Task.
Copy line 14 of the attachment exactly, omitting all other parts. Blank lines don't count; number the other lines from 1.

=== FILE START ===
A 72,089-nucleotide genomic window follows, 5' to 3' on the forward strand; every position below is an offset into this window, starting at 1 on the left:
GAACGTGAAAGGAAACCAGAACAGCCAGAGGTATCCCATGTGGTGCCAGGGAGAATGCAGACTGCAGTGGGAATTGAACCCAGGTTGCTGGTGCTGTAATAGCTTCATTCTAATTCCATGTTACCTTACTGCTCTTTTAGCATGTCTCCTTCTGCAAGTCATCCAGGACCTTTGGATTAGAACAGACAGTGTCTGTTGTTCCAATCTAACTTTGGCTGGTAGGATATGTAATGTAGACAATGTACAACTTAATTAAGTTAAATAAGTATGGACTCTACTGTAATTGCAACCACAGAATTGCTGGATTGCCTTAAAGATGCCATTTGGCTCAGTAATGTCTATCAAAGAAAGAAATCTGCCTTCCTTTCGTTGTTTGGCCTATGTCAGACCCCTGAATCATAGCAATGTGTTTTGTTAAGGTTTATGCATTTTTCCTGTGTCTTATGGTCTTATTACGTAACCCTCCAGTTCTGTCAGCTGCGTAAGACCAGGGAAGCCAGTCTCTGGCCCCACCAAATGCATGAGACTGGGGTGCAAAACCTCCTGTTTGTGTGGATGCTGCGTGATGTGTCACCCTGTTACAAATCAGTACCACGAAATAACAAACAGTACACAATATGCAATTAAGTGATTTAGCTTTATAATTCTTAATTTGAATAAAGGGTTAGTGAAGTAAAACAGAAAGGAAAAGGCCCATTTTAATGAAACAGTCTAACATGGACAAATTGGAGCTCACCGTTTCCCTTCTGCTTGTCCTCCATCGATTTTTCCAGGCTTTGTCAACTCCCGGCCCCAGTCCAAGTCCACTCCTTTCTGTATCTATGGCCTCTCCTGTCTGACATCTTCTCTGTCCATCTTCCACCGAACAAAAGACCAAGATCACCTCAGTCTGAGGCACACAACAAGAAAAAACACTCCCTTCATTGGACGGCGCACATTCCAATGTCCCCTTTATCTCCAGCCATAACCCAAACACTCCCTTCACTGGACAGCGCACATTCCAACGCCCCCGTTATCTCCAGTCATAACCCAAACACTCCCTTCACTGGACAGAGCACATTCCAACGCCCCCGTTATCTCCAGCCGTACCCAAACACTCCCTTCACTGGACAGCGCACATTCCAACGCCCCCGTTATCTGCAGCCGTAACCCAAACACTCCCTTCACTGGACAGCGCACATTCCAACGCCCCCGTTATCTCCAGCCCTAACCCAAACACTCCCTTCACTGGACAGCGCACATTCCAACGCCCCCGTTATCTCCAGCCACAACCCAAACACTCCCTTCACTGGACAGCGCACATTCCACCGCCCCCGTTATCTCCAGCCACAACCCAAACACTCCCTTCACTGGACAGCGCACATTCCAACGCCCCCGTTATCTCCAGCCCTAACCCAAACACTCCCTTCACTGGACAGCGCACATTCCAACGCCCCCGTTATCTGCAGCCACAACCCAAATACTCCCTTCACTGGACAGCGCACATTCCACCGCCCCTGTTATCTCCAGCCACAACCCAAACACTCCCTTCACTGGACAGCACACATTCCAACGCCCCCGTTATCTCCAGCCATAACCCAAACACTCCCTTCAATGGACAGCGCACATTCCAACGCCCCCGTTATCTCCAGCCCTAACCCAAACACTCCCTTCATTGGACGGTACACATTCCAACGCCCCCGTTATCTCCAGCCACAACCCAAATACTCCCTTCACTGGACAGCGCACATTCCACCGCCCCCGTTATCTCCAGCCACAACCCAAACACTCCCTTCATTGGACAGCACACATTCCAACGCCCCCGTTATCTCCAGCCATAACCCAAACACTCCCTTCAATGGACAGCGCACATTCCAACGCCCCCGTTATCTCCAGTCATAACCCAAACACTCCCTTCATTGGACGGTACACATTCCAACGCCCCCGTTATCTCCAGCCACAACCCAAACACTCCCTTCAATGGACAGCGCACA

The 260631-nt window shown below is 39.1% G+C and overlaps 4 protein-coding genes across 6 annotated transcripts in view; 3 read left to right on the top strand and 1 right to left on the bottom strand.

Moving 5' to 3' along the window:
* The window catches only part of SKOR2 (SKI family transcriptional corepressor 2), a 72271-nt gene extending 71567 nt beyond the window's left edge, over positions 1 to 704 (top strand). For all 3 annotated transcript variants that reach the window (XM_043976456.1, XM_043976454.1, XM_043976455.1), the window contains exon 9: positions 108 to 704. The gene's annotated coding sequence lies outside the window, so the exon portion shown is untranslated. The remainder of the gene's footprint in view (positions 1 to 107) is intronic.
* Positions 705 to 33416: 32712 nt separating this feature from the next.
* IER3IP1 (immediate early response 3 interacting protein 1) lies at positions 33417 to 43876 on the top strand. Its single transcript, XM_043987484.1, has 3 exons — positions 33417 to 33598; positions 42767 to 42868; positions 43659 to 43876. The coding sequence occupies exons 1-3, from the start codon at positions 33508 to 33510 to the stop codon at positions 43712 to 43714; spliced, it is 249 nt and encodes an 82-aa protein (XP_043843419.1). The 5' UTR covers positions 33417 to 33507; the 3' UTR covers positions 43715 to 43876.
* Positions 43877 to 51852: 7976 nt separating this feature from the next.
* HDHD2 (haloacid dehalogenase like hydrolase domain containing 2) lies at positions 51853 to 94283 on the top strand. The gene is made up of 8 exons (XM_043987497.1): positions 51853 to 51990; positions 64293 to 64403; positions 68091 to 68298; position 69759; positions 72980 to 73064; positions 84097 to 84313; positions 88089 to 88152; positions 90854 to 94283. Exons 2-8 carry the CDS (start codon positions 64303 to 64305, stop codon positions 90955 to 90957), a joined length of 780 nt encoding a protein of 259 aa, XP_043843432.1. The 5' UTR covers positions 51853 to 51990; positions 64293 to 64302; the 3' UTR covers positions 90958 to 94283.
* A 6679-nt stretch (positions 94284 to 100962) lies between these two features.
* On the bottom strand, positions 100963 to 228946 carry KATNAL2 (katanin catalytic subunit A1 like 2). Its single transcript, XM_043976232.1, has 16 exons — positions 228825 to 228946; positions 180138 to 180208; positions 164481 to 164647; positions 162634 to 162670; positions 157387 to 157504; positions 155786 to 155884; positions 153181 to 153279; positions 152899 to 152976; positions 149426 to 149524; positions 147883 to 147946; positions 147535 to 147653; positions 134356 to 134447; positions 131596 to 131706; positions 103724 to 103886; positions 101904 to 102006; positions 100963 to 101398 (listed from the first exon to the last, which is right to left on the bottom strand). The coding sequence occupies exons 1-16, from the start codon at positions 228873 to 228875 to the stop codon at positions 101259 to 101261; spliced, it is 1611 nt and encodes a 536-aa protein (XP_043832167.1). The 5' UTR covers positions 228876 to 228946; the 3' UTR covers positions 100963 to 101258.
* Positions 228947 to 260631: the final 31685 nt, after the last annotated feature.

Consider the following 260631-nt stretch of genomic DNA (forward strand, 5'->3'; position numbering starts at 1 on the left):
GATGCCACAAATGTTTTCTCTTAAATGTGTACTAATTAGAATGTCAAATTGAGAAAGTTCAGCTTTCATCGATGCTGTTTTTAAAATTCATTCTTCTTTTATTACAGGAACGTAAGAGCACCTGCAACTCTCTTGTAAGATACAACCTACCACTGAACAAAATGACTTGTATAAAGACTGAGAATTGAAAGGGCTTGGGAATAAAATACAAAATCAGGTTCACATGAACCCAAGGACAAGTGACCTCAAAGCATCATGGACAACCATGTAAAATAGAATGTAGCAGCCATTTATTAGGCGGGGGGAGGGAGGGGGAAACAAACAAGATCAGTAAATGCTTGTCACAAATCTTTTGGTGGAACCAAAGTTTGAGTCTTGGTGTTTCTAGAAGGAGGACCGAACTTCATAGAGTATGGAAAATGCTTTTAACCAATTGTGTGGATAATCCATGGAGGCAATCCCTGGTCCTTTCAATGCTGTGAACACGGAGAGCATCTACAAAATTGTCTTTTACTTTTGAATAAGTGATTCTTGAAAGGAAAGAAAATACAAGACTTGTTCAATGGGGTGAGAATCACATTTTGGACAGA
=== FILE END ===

GATGCCACAAATGTTTTCTCTTAAATGTGTACTAATTAGAATGTCAAATTGAGAAAGTTCAGCTTTCATCGATGCTGTTTTTAAAATTCATTCTTCTTTTATTACAGGAACGTAAGAGCACCTGCAACTCTCTTGTAAGATACAACCTACCACTGAACAAAATGACTTGTATAAAGACTGAGAATTGAAAGGGCTTGGGAATAAAATACAAAATCAGGTTCACATGAACCCAAGGACAAGTGACCTCAAAGCATCATGGACAACCATGTAAAATAGAATGTAGCAGCCATTTATTAGGCGGGGGGAGGGAGGGGGAAACAAACAAGATCAGTAAATGCTTGTCACAAATCTTTTGGTGGAACCAAAGTTTGAGTCTTGGTGTTTCTAGAAGGAGGACCGAACTTCATAGAGTATGGAAAATGCTTTTAACCAATTGTGTGGATAATCCATGGAGGCAATCCCTGGTCCTTTCAATGCTGTGAACACGGAGAGCATCTACAAAATTGTCTTTTACTTTTGAATAAGTGATTCTTGAAAGGAAAGAAAATACAAGACTTGTTCAATGGGGTGAGAATCACATTTTGGACAGA